Brady Mick is an architect, workplace strategist and client leader for Cincinnati, Ohio-based BHDP Architecture. Established in 1937, BHDP is an experiential design firm that focuses on creating environments tailored to the client culture and work process. For more information, visit bhdp.com

FMJ, the official publication of the International Facility Management Association (IFMA), provides relevant coverage of worldwide industry trends that impact today's facility management professionals. Articles submitted to FMJ become the exclusive property of IFMA upon publication and are subject to all applicable copyright provisions. Questions regarding permission to reprint, reproduce or use material should be directed to the Editor-in-Chief, andrea.sanchez@ifma.org.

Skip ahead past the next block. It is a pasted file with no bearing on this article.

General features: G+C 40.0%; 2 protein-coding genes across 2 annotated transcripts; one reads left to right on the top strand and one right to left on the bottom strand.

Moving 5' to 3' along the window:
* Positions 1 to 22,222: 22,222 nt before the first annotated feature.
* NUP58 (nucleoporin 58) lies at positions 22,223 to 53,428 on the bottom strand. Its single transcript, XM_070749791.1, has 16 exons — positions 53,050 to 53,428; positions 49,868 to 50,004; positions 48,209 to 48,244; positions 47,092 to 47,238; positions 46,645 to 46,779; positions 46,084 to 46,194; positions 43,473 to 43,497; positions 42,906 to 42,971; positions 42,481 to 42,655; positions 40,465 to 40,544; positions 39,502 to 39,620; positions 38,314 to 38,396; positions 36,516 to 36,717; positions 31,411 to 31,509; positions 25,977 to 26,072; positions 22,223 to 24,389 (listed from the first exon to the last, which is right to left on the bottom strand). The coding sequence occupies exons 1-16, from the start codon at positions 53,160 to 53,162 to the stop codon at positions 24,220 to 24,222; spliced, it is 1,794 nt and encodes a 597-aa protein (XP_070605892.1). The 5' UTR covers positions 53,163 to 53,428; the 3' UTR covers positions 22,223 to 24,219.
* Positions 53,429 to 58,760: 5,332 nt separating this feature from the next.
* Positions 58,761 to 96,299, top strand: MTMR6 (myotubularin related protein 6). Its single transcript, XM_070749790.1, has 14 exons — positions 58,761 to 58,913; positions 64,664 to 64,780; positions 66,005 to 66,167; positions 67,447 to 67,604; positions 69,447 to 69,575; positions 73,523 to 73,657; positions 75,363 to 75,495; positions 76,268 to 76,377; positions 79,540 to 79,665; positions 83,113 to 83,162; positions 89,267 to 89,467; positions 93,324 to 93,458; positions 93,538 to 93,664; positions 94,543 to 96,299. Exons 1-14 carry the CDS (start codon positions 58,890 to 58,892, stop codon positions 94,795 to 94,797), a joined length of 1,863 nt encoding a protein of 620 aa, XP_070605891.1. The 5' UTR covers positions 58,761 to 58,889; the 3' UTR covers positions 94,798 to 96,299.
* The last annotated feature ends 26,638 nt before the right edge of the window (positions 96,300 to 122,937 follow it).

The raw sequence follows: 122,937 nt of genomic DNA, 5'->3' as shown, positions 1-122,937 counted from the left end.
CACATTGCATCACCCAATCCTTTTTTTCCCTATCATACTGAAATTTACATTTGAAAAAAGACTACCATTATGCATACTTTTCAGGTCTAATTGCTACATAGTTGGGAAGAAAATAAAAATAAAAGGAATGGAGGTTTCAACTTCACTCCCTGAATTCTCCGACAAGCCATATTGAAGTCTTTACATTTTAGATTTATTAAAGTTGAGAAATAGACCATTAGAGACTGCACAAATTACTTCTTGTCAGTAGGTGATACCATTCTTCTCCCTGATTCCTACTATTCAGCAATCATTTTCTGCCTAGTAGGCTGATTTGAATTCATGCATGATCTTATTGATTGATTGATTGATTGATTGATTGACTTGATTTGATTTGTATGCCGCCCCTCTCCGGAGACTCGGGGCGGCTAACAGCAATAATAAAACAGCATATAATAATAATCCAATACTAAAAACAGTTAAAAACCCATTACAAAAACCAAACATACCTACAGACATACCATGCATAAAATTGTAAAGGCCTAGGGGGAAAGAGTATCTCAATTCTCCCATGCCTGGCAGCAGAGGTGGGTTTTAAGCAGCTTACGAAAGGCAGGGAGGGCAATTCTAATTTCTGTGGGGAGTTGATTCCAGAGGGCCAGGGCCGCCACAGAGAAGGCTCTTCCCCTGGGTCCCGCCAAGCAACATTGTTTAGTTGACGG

IFMA is the world's largest and most widely recognized international association for professional facility managers, supporting more than 23,000 members in 85 countries. The association's members, represented in 130 chapters and 17 councils worldwide, manage more than 37 billion square feet of property and annually purchase more than US$100 billion in products and services. Formed in 1980, IFMA certifies facility managers, conducts research, provides educational programs, recognizes facility management degree and certificate programs and produces World Workplace, the world's largest facility management conference and exposition. For more information, visit www.ifma.org.